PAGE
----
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Both Chinua Achebe and Tatamkhulu Afrika explore the dark side of human nature in the poems: "Vultures" and "Nothings Changed" By closely referring to the language and structure of both poems, compare the way the poets present their concerns

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Both Chinua Achebe and Tatamkhulu Afrika explore the dark side of human nature in the poems: "Vultures" and "Nothings Changed" By closely referring to the language and structure of both poems, compare the way the poets present their concerns Both of the poets are trying to explain the evil that can go on in people's minds and how race and colour can make huge differences in the way that people can be perceived. They do this in very different ways and as both of the poets had very different backgrounds, they bring their own experiences into the poems. Whilst Afrika is an Egyptian and as such was of mixed race, he was raised as a white man so that he would not suffer some of the racial abuse that exists in Egypt. Chinua Achebe on the other hand is a black-African and was not that badly treated. He was born in 1931 and was very well educated. He was kept away from the racial abuse and in his poem he has tried to make the reader decide on what was happening. He has not told the reader what to think, unlike Afrika, he has let the reader judge for himself. In the first four lines of Afrikas' 'Nothing's Changed' the poet has tried to make sure that you feel relaxed, using calming words and images such as 'Seeding grasses' and 'Round hard stones click'. ...read more.


Referring back to Afrikas poem, in the second paragraph I think that from the lines 'District six' and 'No board says it' I think that maybe the poet knows this area well. I also think that when he says about the way that every part of his body knows where he is and what he is doing, that his body is almost 'turning on' for battle. I have a suspicion that from the words 'inward turning anger' that maybe some of the things in district six he was to blame for. As we know that he used to be actively involved in protest, maybe district 6 was one of his 'targets'. Perhaps the way the anger is focused on himself maybe he blames himself for what happened there and some people were killed because of his actions. In the following paragraph you start to get a true feeling of what the poem is about. You can get the feeling of oppression that is ever present in the world. From lines such as 'brash with glass', 'up-market' and 'whites only inn', you can start to see that the black people were very poorly treated and that they were probably annoyed. The white people have all of this luxury and it is solely the domain of white people only. I think that all of that pressure could have driven Afrika to terrorism. The next two lines of the poem are set in a separate paragraph to try to emphasize what is being communicated in the lines. ...read more.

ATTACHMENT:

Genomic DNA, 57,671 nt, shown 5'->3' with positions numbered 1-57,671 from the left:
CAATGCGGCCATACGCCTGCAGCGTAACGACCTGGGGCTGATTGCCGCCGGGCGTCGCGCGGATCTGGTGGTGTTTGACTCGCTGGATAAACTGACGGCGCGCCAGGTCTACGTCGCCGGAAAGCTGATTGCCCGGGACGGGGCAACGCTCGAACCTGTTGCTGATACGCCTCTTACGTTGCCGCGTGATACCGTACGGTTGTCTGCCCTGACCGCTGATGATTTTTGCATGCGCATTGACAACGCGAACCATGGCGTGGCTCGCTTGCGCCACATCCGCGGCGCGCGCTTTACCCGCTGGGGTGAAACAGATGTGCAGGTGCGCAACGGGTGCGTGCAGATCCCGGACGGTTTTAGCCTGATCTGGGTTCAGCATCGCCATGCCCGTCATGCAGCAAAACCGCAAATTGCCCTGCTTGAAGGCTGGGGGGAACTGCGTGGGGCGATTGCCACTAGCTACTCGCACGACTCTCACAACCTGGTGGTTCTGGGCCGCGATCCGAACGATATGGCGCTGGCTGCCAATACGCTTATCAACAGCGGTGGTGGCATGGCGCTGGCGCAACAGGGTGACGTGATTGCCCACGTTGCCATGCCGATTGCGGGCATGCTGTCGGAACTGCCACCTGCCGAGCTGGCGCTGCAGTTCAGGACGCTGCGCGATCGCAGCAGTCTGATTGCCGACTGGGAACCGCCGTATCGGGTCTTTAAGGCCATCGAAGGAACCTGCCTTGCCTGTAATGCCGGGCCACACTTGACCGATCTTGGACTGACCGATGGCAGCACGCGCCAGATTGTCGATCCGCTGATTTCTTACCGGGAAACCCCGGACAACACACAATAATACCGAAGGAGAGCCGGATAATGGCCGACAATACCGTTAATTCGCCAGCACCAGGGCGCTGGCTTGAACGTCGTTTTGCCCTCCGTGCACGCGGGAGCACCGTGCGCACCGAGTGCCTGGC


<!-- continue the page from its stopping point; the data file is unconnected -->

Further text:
Being the same line as the title also helps to show that everyone is different and that not all people will see this poem as a way of expressing his feelings, rather a poem with no meaning. To compare these two poems you must realise that they are talking about the same kind of thing. One of the major things that they are both talking about is oppression. The oppression in some of the African nations and the oppression from the days of the war. However, when you start to look at the poems in much greater detail you get the distinct feeling that even among all of this hatred and greed for the white people, there is still a tender and a loving side to them all. Both poets go about their mission in different ways, however, they both achieve the same goal in the end. I think that the goal of both poets was to show that the world is not as rosy red as some people believe that it could be. Most people in the western world have no idea what goes on in the real world. These poets have tried to enlighten the reader and tell them that life is not all TV and Safety, there are some places that can't do that, and everyday is a never-ending struggle for life. Matthew Abraham English Coursework 30/04/2007 Page 1 of 4 ...read more.

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